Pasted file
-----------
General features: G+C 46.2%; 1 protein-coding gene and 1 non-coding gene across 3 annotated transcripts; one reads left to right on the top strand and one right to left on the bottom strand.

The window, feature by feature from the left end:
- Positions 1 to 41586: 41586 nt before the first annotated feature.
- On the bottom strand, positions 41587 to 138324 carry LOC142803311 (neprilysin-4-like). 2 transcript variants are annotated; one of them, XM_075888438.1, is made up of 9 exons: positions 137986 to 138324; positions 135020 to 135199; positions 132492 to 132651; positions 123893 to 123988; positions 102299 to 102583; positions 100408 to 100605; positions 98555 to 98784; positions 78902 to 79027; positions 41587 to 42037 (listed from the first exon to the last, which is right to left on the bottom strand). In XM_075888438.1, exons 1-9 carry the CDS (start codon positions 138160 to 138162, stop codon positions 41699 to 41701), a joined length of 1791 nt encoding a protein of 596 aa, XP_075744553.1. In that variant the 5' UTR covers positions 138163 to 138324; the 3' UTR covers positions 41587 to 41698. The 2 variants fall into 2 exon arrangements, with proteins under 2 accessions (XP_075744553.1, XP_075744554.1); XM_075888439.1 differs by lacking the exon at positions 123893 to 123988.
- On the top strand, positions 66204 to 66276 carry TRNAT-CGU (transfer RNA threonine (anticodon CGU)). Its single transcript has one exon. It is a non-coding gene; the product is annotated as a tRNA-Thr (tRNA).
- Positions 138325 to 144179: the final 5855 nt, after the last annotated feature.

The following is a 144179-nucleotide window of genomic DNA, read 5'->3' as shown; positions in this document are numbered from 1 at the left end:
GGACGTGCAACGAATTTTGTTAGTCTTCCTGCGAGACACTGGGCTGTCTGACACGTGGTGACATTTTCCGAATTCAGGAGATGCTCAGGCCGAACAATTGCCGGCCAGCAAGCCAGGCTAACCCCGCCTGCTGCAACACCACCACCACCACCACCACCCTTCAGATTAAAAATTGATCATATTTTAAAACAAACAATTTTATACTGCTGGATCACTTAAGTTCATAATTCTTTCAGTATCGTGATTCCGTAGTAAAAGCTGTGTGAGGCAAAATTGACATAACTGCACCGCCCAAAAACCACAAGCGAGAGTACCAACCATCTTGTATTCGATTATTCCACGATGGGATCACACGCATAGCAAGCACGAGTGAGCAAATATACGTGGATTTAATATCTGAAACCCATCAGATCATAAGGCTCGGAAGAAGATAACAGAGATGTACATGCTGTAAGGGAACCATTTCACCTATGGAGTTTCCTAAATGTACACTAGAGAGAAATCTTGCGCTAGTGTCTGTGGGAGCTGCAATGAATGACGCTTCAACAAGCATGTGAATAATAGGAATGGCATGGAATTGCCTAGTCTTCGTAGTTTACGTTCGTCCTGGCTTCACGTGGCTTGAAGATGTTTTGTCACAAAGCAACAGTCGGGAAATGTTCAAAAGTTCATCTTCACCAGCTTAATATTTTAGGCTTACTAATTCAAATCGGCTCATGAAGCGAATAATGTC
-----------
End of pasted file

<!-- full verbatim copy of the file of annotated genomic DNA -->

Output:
General features: G+C 46.2%; 1 protein-coding gene and 1 non-coding gene across 3 annotated transcripts; one reads left to right on the top strand and one right to left on the bottom strand.

The window, feature by feature from the left end:
- Positions 1 to 41586: 41586 nt before the first annotated feature.
- On the bottom strand, positions 41587 to 138324 carry LOC142803311 (neprilysin-4-like). 2 transcript variants are annotated; one of them, XM_075888438.1, is made up of 9 exons: positions 137986 to 138324; positions 135020 to 135199; positions 132492 to 132651; positions 123893 to 123988; positions 102299 to 102583; positions 100408 to 100605; positions 98555 to 98784; positions 78902 to 79027; positions 41587 to 42037 (listed from the first exon to the last, which is right to left on the bottom strand). In XM_075888438.1, exons 1-9 carry the CDS (start codon positions 138160 to 138162, stop codon positions 41699 to 41701), a joined length of 1791 nt encoding a protein of 596 aa, XP_075744553.1. In that variant the 5' UTR covers positions 138163 to 138324; the 3' UTR covers positions 41587 to 41698. The 2 variants fall into 2 exon arrangements, with proteins under 2 accessions (XP_075744553.1, XP_075744554.1); XM_075888439.1 differs by lacking the exon at positions 123893 to 123988.
- On the top strand, positions 66204 to 66276 carry TRNAT-CGU (transfer RNA threonine (anticodon CGU)). Its single transcript has one exon. It is a non-coding gene; the product is annotated as a tRNA-Thr (tRNA).
- Positions 138325 to 144179: the final 5855 nt, after the last annotated feature.

The following is a 144179-nucleotide window of genomic DNA, read 5'->3' as shown; positions in this document are numbered from 1 at the left end:
GGACGTGCAACGAATTTTGTTAGTCTTCCTGCGAGACACTGGGCTGTCTGACACGTGGTGACATTTTCCGAATTCAGGAGATGCTCAGGCCGAACAATTGCCGGCCAGCAAGCCAGGCTAACCCCGCCTGCTGCAACACCACCACCACCACCACCACCCTTCAGATTAAAAATTGATCATATTTTAAAACAAACAATTTTATACTGCTGGATCACTTAAGTTCATAATTCTTTCAGTATCGTGATTCCGTAGTAAAAGCTGTGTGAGGCAAAATTGACATAACTGCACCGCCCAAAAACCACAAGCGAGAGTACCAACCATCTTGTATTCGATTATTCCACGATGGGATCACACGCATAGCAAGCACGAGTGAGCAAATATACGTGGATTTAATATCTGAAACCCATCAGATCATAAGGCTCGGAAGAAGATAACAGAGATGTACATGCTGTAAGGGAACCATTTCACCTATGGAGTTTCCTAAATGTACACTAGAGAGAAATCTTGCGCTAGTGTCTGTGGGAGCTGCAATGAATGACGCTTCAACAAGCATGTGAATAATAGGAATGGCATGGAATTGCCTAGTCTTCGTAGTTTACGTTCGTCCTGGCTTCACGTGGCTTGAAGATGTTTTGTCACAAAGCAACAGTCGGGAAATGTTCAAAAGTTCATCTTCACCAGCTTAATATTTTAGGCTTACTAATTCAAATCGGCTCATGAAGCGAATAATGTC